Let’s begin by reviewing our lessons from high school science. Didn’t we all learn that every atom, molecule, and cell in the universe fulfills its purpose naturally? The bee and the flower, of course, don’t understand why they do what they do, but they fulfill their purpose nevertheless. Every drop of water in the ocean, the chemicals in the ground, a fox in the forest, bacteria in the air, organs in our body, and stars in the sky are fulfilling their purpose naturally and in harmony.

The complexities of nature—biology, chemistry, physics, astronomy, geology, and meteorology—are all programmed to do their jobs in producing this phenomenon we call our universe. If any of the major laws of physics were changed by even one-tenth of one percent, the universe would not exist as we know it. Even the destructive forces of nature are part of this perfect balance.

Yes, this is all true. Everything does behave in a predictable way to fulfill its individual purpose—except us.

What a paradox; humans, with our superior intellect, are the only ones in this vast universe who do not naturally fulfill a purpose. 

In fact, the crown of creation seems to be destined to play a guessing game whether we have any purpose at all. 

Something in this scenario does not make sense!

It seems as if there is some built-in mechanism that deliberately stands in our path and blocks our ability to fulfill our purpose. This is the paradox of purpose. 

Many of us feel that we are wandering through life like a ship without a rudder or a ball in a pinball machine that is bounced around from one event to another, trying to make sense of life on a day-to-day basis. Life seems to place obstacles in our path deliberately, making it hard to remain positive as we grow, and it can get more complex with time. A deep belief in God doesn’t protect us from this roller coaster, as Chaya and I found out with the birth of our first-born son. 

The person without a purpose is like a ship without a rudder. —Thomas Carlyle

Some people may avoid any pursuit of purpose because they see that history is filled with arrogant dictators or demagogues who used purpose as a rationale for committing horrific acts against humanity. We don’t want to be like them.

We may therefore train ourselves to inhibit any feeling of, or desire for, fulfilling a purpose in life. We may be afraid to trust our instincts out of fear of appearing foolish or becoming vulnerable. 

It’s no wonder that many people believe that life is no more than just a series of unrelated, accidental events. They have given up on finding a purpose in their lives and the events that fill them. They are easily overwhelmed by what they see, read, and hear. The maze seems just too complex to navigate.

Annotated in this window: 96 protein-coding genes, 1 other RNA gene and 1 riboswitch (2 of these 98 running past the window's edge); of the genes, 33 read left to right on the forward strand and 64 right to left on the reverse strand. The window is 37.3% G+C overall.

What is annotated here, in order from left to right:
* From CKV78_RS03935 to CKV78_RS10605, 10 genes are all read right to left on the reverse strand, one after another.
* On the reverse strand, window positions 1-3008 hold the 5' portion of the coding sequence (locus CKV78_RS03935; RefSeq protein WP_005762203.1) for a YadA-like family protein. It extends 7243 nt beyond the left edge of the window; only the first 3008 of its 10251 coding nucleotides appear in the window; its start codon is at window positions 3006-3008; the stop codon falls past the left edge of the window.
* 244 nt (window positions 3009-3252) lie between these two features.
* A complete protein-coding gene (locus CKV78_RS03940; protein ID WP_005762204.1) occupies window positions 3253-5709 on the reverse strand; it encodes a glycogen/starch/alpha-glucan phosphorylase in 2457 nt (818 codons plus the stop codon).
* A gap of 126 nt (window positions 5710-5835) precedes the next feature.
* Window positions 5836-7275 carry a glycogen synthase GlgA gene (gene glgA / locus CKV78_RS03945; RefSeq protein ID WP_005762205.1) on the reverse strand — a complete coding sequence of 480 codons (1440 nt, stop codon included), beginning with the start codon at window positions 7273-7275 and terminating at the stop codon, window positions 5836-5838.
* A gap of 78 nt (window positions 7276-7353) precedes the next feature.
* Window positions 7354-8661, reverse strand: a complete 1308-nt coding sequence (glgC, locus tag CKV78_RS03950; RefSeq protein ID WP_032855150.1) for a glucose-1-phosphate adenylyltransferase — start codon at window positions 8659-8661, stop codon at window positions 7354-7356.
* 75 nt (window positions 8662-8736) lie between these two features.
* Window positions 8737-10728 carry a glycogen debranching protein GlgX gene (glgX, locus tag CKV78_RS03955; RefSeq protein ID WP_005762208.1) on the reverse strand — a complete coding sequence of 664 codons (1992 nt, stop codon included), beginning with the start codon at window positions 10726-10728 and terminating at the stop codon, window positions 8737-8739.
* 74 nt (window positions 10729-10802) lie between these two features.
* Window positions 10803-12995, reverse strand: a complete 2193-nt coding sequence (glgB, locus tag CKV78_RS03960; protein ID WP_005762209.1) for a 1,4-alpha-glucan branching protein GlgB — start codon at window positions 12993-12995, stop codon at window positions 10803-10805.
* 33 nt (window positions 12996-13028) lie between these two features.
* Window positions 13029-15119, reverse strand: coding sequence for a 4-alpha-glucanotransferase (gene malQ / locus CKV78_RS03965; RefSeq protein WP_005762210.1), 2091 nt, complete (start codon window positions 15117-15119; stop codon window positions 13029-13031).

On the other hand, I also see that many people look with admiration upon others who are driven by a purpose, feeling that those people have a key to the secret of a happy life that they may be missing.

It’s always inspiring to me to meet people who feel that they can make a difference in the world. That’s their motive, that’s their passion... I think that’s what makes your life meaningful, that’s what fills your own heart, and that’s what gives you purpose. —Maria Shriver

In fact, a September 2013 Pew Research Center survey shows that “a large majority of all respondents ‘strongly disagreed’ (56%) or ‘disagreed’ (36%) that life does not serve a purpose, with only 3% saying they agreed or strongly agreed.” 

My concern is about the millions or billions of people who sense or believe there is a purpose but don’t know what to do about it. Perhaps they really do want to feel and/or strengthen their sense of purpose, but they inhibit a sense of purpose because they don’t know where to turn or who to speak to. Nothing they have heard, read or seen about the subject of purpose really speaks to them. They need some new tools to connect to their sense of purpose.


If you can tune into your purpose and really align with it, setting goals so that your vision is an expression of that purpose, then life flows much more easily. —Jack Canfield 

So we see that purpose seems to be enveloped in mystery. 

The truth is that we will never be able to fully understand the real purpose of our lives or the reason why things happen to us, but surely if we can put a man on the moon and figure out the DNA map of the human body, we can make significant headway to unravel this mystery as well. 

At the least, there must be some type of ‘DNA of purpose’ that applies to all of humanity—a “purpose operating system” that transcends nationality, race and religion, one that connects us to the core of the human experience and helps us better fulfill our inherent purpose.